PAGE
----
Twitter is becoming an increasingly important business tool and yet what we post which could easily be lost forever.
Unless you’ve been stuck under a rock for the past year or two, you’ll have noticed that mobile is reasonably big news.
Temporary websites are often the most tricky to build. Their transitory nature and short bursts of high traffic can be extremely demanding on both designer and developer.
At the last Future of Web Apps Ryan and Stanton had a chat with Francisco Tolmask about the work he’s doing on Atlas, Cappuccino and 280 slides.
Chris Lea works for Media Temple probably the best known hosting company within the web design world. He shares his advice on hosting and their experience of dealing with customer support.
More from show 200: Inayaili de León tells us that we can be using HTML5 and CSS3 right now.
Britt Selvitte from Twitter talks about enthusiasm, passion and just getting your web application up and running.
Steve Marshall from Yahoo! draws on his many years of experience to share with us best practice in form design.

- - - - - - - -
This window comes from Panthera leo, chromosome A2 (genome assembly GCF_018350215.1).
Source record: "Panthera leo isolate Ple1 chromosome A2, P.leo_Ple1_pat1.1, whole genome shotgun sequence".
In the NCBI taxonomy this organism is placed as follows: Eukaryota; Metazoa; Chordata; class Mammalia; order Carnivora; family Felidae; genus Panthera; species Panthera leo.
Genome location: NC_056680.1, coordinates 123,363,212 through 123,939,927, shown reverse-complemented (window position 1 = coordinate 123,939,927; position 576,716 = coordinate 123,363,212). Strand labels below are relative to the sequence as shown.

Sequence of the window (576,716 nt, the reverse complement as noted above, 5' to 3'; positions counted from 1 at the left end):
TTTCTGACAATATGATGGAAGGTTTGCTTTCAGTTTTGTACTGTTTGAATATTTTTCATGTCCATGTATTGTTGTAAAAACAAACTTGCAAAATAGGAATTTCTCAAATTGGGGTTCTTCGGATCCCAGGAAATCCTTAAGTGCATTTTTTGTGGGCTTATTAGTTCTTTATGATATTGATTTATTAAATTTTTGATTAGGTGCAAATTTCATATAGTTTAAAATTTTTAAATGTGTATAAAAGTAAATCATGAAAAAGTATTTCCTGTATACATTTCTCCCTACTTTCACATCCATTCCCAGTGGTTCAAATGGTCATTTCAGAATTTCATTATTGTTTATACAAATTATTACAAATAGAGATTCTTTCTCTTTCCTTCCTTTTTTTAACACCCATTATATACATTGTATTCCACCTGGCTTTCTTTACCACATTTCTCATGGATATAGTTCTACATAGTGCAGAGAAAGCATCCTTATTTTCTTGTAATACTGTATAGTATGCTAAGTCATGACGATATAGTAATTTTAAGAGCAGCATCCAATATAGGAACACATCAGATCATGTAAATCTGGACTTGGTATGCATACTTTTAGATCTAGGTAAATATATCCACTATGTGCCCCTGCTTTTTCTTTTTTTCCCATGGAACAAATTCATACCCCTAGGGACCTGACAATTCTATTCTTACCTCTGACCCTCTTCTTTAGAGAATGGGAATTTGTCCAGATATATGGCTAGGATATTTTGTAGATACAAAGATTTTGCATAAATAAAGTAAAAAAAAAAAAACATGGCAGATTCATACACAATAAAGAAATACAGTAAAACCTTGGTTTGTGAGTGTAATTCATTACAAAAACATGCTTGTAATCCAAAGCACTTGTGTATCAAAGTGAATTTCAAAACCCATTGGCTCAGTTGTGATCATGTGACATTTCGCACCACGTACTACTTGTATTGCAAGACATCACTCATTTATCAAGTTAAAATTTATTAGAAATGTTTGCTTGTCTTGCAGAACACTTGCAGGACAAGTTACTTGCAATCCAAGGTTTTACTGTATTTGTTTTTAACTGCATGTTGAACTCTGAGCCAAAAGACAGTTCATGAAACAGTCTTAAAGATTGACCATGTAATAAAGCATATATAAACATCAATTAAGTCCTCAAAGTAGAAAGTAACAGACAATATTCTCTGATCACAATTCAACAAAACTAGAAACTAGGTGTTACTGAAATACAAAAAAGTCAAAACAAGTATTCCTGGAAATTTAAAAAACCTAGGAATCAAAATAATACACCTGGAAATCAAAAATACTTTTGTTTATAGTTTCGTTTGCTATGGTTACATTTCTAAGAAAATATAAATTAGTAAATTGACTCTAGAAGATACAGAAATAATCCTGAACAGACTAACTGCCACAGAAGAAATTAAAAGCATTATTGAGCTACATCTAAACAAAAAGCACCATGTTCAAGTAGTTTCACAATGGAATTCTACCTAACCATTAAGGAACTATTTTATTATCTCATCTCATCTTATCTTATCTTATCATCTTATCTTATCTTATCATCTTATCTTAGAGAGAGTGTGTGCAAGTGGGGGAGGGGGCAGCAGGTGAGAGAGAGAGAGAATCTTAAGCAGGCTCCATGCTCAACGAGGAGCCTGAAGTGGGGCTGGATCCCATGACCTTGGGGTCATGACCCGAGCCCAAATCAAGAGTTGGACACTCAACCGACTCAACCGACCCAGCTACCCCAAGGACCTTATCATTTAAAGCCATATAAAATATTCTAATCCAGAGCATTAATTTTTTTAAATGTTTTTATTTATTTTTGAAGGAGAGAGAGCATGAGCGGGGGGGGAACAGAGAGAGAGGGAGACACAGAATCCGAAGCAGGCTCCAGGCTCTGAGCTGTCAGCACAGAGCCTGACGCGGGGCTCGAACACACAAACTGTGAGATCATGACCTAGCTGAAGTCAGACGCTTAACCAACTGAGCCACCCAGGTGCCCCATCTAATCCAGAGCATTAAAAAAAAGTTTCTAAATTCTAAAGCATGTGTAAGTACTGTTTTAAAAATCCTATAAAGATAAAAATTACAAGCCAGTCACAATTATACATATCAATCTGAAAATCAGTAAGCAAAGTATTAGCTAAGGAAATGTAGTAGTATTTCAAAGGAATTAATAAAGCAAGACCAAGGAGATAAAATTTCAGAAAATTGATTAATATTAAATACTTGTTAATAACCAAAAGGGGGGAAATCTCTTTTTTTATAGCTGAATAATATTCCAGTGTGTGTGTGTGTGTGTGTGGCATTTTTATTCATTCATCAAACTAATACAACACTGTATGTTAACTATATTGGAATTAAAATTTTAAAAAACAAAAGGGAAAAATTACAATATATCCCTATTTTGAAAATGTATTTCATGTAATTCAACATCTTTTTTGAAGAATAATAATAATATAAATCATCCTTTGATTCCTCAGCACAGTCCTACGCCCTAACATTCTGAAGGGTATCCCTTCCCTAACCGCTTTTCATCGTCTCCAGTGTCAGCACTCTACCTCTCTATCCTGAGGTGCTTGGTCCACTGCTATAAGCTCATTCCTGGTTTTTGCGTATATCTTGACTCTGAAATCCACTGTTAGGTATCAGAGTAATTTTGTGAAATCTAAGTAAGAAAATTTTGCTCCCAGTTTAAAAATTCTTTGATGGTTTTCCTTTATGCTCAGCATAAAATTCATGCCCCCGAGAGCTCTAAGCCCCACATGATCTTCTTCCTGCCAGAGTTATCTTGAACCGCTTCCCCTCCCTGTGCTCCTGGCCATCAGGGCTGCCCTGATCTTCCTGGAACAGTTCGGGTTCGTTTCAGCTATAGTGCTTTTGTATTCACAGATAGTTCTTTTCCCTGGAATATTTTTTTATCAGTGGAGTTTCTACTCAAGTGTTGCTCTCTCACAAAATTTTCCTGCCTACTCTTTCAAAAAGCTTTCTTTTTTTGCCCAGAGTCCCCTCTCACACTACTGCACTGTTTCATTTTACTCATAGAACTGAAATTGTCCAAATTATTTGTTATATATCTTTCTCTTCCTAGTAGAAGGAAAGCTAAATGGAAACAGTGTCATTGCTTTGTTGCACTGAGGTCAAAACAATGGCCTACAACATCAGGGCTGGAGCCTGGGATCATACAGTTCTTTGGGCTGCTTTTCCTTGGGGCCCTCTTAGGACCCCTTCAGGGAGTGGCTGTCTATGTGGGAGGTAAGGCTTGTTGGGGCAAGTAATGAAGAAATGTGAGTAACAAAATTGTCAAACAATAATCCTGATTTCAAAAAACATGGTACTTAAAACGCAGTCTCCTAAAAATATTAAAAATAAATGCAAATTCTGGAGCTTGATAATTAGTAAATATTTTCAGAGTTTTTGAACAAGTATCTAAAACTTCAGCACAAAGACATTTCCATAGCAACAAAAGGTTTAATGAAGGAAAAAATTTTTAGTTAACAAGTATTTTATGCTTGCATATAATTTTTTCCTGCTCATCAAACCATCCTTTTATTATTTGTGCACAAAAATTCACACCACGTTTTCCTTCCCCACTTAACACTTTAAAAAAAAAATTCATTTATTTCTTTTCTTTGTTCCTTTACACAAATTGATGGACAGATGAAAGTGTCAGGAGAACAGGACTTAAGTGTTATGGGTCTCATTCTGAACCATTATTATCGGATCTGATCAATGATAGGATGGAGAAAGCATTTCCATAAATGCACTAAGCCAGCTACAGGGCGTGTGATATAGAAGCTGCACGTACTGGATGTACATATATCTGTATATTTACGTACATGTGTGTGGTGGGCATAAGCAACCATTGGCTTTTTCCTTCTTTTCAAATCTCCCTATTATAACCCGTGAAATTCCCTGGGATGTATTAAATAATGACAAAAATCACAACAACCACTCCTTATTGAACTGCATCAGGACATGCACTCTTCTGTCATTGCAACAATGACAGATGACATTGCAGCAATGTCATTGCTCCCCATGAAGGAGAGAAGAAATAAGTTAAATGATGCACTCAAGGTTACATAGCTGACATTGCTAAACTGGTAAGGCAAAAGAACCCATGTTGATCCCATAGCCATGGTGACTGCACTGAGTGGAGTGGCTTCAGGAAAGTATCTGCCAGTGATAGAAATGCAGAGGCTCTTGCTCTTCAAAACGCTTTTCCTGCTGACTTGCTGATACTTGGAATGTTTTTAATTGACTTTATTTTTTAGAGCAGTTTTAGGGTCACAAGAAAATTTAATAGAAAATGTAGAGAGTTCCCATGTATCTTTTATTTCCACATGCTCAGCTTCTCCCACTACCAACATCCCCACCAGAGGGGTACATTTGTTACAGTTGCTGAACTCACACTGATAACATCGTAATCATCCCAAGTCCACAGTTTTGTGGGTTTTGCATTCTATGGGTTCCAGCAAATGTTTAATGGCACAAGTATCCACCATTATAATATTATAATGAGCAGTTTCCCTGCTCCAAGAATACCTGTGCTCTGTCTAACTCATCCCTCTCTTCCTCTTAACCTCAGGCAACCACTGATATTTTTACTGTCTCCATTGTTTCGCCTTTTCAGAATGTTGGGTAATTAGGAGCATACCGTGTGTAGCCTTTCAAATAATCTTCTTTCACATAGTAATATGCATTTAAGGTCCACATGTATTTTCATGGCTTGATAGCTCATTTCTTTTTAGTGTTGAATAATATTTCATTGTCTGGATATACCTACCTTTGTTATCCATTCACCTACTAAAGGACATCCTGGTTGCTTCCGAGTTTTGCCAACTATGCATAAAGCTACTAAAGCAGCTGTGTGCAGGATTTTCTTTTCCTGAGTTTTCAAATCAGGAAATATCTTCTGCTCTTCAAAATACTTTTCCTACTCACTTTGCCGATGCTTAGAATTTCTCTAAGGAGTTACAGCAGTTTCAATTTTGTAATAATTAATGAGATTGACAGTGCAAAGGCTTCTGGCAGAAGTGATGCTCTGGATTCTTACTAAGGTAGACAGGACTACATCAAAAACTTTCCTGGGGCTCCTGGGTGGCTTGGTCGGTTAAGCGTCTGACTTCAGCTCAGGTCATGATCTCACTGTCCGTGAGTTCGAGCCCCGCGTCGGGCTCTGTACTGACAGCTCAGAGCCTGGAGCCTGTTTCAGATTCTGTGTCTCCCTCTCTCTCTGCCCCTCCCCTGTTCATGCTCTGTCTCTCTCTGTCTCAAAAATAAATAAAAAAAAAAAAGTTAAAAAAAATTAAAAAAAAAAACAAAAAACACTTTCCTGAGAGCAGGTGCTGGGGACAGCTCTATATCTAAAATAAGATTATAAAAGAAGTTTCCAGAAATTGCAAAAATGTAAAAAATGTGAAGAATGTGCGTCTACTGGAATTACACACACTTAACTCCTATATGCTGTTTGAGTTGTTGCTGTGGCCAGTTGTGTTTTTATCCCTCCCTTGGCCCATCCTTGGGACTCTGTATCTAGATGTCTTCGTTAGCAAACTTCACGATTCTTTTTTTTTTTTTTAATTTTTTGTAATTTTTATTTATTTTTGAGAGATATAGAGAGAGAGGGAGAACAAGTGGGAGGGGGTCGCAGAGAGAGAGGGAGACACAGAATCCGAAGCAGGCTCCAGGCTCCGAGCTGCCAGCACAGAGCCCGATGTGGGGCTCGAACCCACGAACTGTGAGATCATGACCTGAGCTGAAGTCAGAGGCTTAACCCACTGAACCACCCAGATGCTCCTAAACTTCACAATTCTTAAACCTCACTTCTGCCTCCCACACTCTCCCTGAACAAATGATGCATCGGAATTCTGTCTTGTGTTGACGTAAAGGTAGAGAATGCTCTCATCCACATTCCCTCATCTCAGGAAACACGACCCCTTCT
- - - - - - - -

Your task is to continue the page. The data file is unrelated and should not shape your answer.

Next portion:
There seems to be endless talk about HTML5 at the moment and particularly the new canvas tag. But what exactly can be done with it?
In the age of broadband it is to think download speed does not matter. However, nothing could be further from the truth. I share 5 ways to add some zip to your site.
A couple of weeks ago I was tasked with building a drag-and-drop sortable sitemap for our in-house content management system. After a number of failed attempts, here’s how we ended up solving the problem.
Choosing a content management system can be tricky. Without a clearly deﬁned set of requirements you will be seduced by fancy functionality that you will never use. What then should you look for in a CMS?
Browser support should focus on usability and accessibility rather than pixel perfect design. Sites should render in all browsers, but provide advanced features and aesthetics to those which can support it.
My name is Paul and I am an addict. I lust after anything new and shiny. But is that really wrong?
Hosting companies are a dime a dozen. They all offer very similar packages and all seem competitive on price. How then do you choose between them.